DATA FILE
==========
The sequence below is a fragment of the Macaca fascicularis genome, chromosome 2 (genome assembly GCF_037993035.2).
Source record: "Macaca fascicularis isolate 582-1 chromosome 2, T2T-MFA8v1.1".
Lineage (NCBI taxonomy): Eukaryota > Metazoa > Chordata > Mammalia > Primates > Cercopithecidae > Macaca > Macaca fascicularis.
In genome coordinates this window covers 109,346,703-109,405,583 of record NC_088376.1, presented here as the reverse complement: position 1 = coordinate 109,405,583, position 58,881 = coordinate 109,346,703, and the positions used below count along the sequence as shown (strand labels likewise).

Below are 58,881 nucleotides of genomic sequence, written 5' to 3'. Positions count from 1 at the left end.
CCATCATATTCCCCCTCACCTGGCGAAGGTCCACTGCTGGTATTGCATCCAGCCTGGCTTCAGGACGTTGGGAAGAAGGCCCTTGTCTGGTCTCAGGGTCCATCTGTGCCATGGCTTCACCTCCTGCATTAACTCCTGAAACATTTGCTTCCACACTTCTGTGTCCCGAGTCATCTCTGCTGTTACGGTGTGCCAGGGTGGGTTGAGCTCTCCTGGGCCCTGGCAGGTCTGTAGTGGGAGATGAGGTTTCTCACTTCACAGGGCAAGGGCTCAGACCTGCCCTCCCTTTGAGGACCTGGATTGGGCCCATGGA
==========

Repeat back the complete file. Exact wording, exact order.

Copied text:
The sequence below is a fragment of the Macaca fascicularis genome, chromosome 2 (genome assembly GCF_037993035.2).
Source record: "Macaca fascicularis isolate 582-1 chromosome 2, T2T-MFA8v1.1".
Lineage (NCBI taxonomy): Eukaryota > Metazoa > Chordata > Mammalia > Primates > Cercopithecidae > Macaca > Macaca fascicularis.
In genome coordinates this window covers 109,346,703-109,405,583 of record NC_088376.1, presented here as the reverse complement: position 1 = coordinate 109,405,583, position 58,881 = coordinate 109,346,703, and the positions used below count along the sequence as shown (strand labels likewise).

Below are 58,881 nucleotides of genomic sequence, written 5' to 3'. Positions count from 1 at the left end.
CCATCATATTCCCCCTCACCTGGCGAAGGTCCACTGCTGGTATTGCATCCAGCCTGGCTTCAGGACGTTGGGAAGAAGGCCCTTGTCTGGTCTCAGGGTCCATCTGTGCCATGGCTTCACCTCCTGCATTAACTCCTGAAACATTTGCTTCCACACTTCTGTGTCCCGAGTCATCTCTGCTGTTACGGTGTGCCAGGGTGGGTTGAGCTCTCCTGGGCCCTGGCAGGTCTGTAGTGGGAGATGAGGTTTCTCACTTCACAGGGCAAGGGCTCAGACCTGCCCTCCCTTTGAGGACCTGGATTGGGCCCATGGA